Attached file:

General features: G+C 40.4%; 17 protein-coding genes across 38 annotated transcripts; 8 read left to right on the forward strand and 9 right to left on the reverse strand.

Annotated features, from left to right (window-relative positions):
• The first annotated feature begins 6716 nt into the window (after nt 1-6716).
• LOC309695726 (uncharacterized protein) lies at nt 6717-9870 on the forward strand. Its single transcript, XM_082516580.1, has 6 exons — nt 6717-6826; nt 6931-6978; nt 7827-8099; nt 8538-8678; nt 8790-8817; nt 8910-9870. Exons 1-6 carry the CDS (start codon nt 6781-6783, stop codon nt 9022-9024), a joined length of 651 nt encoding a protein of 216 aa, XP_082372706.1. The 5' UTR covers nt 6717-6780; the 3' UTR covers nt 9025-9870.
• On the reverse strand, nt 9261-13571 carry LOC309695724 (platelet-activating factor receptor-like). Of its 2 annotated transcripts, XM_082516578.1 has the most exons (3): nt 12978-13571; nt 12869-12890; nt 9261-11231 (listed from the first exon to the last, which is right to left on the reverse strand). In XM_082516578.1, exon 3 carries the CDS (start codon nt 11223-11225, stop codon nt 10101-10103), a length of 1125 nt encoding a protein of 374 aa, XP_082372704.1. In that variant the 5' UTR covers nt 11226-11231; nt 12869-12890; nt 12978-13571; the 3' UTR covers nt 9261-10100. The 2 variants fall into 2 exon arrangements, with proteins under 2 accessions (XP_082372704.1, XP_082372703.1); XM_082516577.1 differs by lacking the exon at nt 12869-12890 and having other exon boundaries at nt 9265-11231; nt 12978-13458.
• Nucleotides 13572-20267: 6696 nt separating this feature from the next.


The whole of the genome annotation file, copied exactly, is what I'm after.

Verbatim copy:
General features: G+C 40.4%; 17 protein-coding genes across 38 annotated transcripts; 8 read left to right on the forward strand and 9 right to left on the reverse strand.

Annotated features, from left to right (window-relative positions):
• The first annotated feature begins 6716 nt into the window (after nt 1-6716).
• LOC309695726 (uncharacterized protein) lies at nt 6717-9870 on the forward strand. Its single transcript, XM_082516580.1, has 6 exons — nt 6717-6826; nt 6931-6978; nt 7827-8099; nt 8538-8678; nt 8790-8817; nt 8910-9870. Exons 1-6 carry the CDS (start codon nt 6781-6783, stop codon nt 9022-9024), a joined length of 651 nt encoding a protein of 216 aa, XP_082372706.1. The 5' UTR covers nt 6717-6780; the 3' UTR covers nt 9025-9870.
• On the reverse strand, nt 9261-13571 carry LOC309695724 (platelet-activating factor receptor-like). Of its 2 annotated transcripts, XM_082516578.1 has the most exons (3): nt 12978-13571; nt 12869-12890; nt 9261-11231 (listed from the first exon to the last, which is right to left on the reverse strand). In XM_082516578.1, exon 3 carries the CDS (start codon nt 11223-11225, stop codon nt 10101-10103), a length of 1125 nt encoding a protein of 374 aa, XP_082372704.1. In that variant the 5' UTR covers nt 11226-11231; nt 12869-12890; nt 12978-13571; the 3' UTR covers nt 9261-10100. The 2 variants fall into 2 exon arrangements, with proteins under 2 accessions (XP_082372704.1, XP_082372703.1); XM_082516577.1 differs by lacking the exon at nt 12869-12890 and having other exon boundaries at nt 9265-11231; nt 12978-13458.
• Nucleotides 13572-20267: 6696 nt separating this feature from the next.